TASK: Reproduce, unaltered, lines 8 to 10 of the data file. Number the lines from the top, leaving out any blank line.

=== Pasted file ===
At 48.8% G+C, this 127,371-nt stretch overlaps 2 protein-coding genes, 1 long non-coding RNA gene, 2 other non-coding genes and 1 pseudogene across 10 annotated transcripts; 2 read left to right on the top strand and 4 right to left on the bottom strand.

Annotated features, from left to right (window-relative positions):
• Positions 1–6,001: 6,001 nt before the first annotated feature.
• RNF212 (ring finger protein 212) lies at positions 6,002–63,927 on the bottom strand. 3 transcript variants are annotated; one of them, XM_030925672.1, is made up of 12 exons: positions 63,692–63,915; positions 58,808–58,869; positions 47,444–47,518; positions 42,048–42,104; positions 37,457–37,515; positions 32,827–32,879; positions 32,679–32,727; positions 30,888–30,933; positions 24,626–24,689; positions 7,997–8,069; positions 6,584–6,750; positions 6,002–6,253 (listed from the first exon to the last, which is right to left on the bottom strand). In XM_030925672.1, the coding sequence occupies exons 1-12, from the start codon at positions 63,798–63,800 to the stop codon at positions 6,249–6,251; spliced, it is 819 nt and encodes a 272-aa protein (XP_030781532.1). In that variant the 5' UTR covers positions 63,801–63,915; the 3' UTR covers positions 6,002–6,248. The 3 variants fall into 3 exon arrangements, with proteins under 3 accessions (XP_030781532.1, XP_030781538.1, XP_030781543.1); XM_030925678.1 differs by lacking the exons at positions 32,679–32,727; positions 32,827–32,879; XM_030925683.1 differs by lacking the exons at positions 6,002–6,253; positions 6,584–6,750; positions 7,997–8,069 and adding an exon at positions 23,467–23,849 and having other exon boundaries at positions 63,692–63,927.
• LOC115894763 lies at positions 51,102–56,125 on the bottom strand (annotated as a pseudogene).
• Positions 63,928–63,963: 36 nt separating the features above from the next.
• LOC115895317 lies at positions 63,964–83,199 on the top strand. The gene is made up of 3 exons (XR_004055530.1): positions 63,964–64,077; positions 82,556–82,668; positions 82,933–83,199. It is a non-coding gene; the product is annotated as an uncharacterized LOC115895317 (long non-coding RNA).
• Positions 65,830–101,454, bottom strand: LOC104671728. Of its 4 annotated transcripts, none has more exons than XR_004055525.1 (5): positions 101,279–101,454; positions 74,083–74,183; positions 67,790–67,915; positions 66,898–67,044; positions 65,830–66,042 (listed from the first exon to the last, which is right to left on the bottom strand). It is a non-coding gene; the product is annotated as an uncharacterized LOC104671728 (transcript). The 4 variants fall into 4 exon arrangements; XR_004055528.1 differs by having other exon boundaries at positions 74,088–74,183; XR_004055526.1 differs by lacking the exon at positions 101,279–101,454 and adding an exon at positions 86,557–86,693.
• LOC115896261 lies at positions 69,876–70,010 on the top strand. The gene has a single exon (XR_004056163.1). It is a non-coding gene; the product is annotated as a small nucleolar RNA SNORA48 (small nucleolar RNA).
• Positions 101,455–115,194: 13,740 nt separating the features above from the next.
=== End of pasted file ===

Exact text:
• Positions 65,830–101,454, bottom strand: LOC104671728. Of its 4 annotated transcripts, none has more exons than XR_004055525.1 (5): positions 101,279–101,454; positions 74,083–74,183; positions 67,790–67,915; positions 66,898–67,044; positions 65,830–66,042 (listed from the first exon to the last, which is right to left on the bottom strand). It is a non-coding gene; the product is annotated as an uncharacterized LOC104671728 (transcript). The 4 variants fall into 4 exon arrangements; XR_004055528.1 differs by having other exon boundaries at positions 74,088–74,183; XR_004055526.1 differs by lacking the exon at positions 101,279–101,454 and adding an exon at positions 86,557–86,693.
• LOC115896261 lies at positions 69,876–70,010 on the top strand. The gene has a single exon (XR_004056163.1). It is a non-coding gene; the product is annotated as a small nucleolar RNA SNORA48 (small nucleolar RNA).
• Positions 101,455–115,194: 13,740 nt separating the features above from the next.